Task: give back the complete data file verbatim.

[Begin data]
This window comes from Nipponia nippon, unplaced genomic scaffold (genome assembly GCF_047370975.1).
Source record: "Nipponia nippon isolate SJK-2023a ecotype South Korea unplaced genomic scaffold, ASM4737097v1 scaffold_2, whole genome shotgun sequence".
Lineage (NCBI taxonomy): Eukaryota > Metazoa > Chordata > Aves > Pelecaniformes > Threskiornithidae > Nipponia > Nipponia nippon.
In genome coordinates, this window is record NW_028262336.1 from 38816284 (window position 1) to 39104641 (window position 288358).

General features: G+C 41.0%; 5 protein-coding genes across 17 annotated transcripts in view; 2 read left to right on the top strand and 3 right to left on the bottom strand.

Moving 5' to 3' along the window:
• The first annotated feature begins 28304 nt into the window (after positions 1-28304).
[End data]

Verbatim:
This window comes from Nipponia nippon, unplaced genomic scaffold (genome assembly GCF_047370975.1).
Source record: "Nipponia nippon isolate SJK-2023a ecotype South Korea unplaced genomic scaffold, ASM4737097v1 scaffold_2, whole genome shotgun sequence".
Lineage (NCBI taxonomy): Eukaryota > Metazoa > Chordata > Aves > Pelecaniformes > Threskiornithidae > Nipponia > Nipponia nippon.
In genome coordinates, this window is record NW_028262336.1 from 38816284 (window position 1) to 39104641 (window position 288358).

General features: G+C 41.0%; 5 protein-coding genes across 17 annotated transcripts in view; 2 read left to right on the top strand and 3 right to left on the bottom strand.

Moving 5' to 3' along the window:
• The first annotated feature begins 28304 nt into the window (after positions 1-28304).